The Food and Drug Administration announced new restrictions on e-cigarettes Thursday.
The restrictions ban the sale of e-cigarettes in convenience stores and gas stations. The products will only be available to specialty tobacco and vape stores that have age restrictions upon entry.
The restrictions come as an FDA survey shows a sharp increase in the number of youth using e-cigarettes. The agency said the products can cause nicotine dependence early in life, which can have adverse effects on brain development. E-cigarettes also contain harmful compounds other than nicotine, according to the U.S. Surgeon General.
While some gas station and convenience store owners and workers in Roseburg said the ban won’t impact overall sales, others said the ban would harm their business.
In addition to the sale location restrictions, age verification requirements for online sales of e-cigarettes will increase. The FDA also has plans to ban menthol cigarettes and flavored cigars in an effort to reduce the number of tobacco products that appeal to children.
More than 3.6 million middle school and high school students said they used e-cigarettes within the last 30 days in 2018, according to the FDA survey. That’s a sharp increase from 1.5 million the previous year. Youth who use e-cigarettes are using them more frequently, especially flavored products, the FDA said. This increasing trend ends declines in youth tobacco use observed in recent years.
The U.S. Surgeon General has a website intended to inform youth about the health impacts of e-cigarettes. The aerosol liquid in e-cigarettes contains “ultrafine particles that can be inhaled deep into the lungs, flavorants such as diacetyl, a chemical linked to serious lung disease, volatile organic compounds and heavy metals, such as nickel, tin and lead,” according to the website.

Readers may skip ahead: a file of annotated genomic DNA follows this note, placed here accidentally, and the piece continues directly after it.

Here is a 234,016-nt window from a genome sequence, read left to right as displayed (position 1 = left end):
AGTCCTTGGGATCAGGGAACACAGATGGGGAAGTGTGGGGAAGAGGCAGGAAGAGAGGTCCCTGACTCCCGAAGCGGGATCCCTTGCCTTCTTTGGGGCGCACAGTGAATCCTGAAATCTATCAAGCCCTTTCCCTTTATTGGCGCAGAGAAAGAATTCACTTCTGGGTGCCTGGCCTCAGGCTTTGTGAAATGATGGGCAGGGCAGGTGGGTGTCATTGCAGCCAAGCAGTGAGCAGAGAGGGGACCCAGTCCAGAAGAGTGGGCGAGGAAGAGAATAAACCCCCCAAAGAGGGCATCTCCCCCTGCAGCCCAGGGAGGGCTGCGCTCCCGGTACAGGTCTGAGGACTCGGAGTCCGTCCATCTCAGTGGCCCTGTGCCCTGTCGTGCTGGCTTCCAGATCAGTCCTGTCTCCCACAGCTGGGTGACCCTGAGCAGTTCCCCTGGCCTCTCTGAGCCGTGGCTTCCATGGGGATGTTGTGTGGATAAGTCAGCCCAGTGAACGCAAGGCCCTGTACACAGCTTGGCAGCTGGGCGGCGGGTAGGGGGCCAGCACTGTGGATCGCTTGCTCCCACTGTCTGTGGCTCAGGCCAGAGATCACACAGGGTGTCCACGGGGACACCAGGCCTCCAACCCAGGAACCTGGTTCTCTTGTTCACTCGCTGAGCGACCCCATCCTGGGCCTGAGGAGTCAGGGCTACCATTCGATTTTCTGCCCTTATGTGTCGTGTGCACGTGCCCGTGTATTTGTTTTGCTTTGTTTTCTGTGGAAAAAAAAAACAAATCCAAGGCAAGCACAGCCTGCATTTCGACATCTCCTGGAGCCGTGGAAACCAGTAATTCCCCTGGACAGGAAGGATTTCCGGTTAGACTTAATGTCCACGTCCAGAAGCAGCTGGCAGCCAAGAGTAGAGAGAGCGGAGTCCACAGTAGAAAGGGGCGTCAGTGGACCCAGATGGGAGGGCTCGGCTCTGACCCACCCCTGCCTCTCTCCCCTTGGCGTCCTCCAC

In 2017, Oregon raised the age to purchase tobacco products to 21. Five other states — California, New Jersey, Massachusetts, Hawaii and Maine — have that age requirement.
This summer the Oregon Health Authority released the results of a study that identified how easy it is for minors to purchase tobacco. In Douglas County, 14.6 percent of retailers sold tobacco products to a minor — 41 retailers were inspected. When a minor requested e-cigarettes, 23.1 percent of retailers sold the products to minors.
While the statewide violation rate was higher than that of Douglas County — 18.3 percent — the statewide violation rate for e-cigarettes was slightly lower — 22 percent.
Douglas Public Health Officer Dr. Bob Dannenhoffer said 200 preventable deaths occur due to tobacco use each year in Douglas County. He said he was glad the FDA decided to ban e-cigarettes in gas stations in convenience stores. He wished the FDA banned e-cigarette sales online outright.
“They really are gaining in popularity,” Dannenhoffer said. “They deliver a very strong dose of highly addictive nicotine. The concern is that these e-cigarettes, especially if they’re easily available to kids, that we’ll get another generation hooked on nicotine.”
Dannenhoffer said the county is working with the state on a program to increase the number of smoke-free sites such as school campuses and parks. Roseburg city parks are smoke-free. He said his department advocates for more restrictions on tobacco product sales and enforcement of smoke-free work environment laws.
“Everbody has to work together,” Dannenhoffer said.
He said the good news is that tobacco use rates are substantially lower in children and adults than they were at their peaks. But he added there’s more work to do.
Rita Schuchard has owned Schumart’s Garden Valley Mini market in Roseburg since the early 80s. Her store currently sells several different brands of e-cigarette products, but will be forced to stop as a result of the new restrictions.
Schuchard is happy about the new FDA restrictions, however. She said the FDA should have gone as far as banning all flavored tobacco products outright.
“If they’re targeting underage people, then nobody should have them,” Schuchard said.
She said even though she stocks e-cigarette products, she doesn’t sell many and the restrictions won’t make an impact on overall sales. People buy cigarettes and chewing tobacco more often, she said.
She said people will still seek out e-cigarettes at specialty tobacco stores that require customers be 21 to enter.
“That’s fine with us,” Schuchard said.
Zach Vancill has been working at Short Cut Market in Roseburg for five months. He said he was ambivalent about the new restrictions, but he said people buy e-cigarette products at the market multiple times a day. It may impact overall business, he said.
“We sell cartons of cigarettes all the time,” Vancill said as he brought a carton to a customer at the market’s drive-thru window.
He said he thinks the new restrictions will have unintended negative consequences.
“People are just going to switch right back to cigarettes if they can’t get e-cigarettes easily,” Vancill said.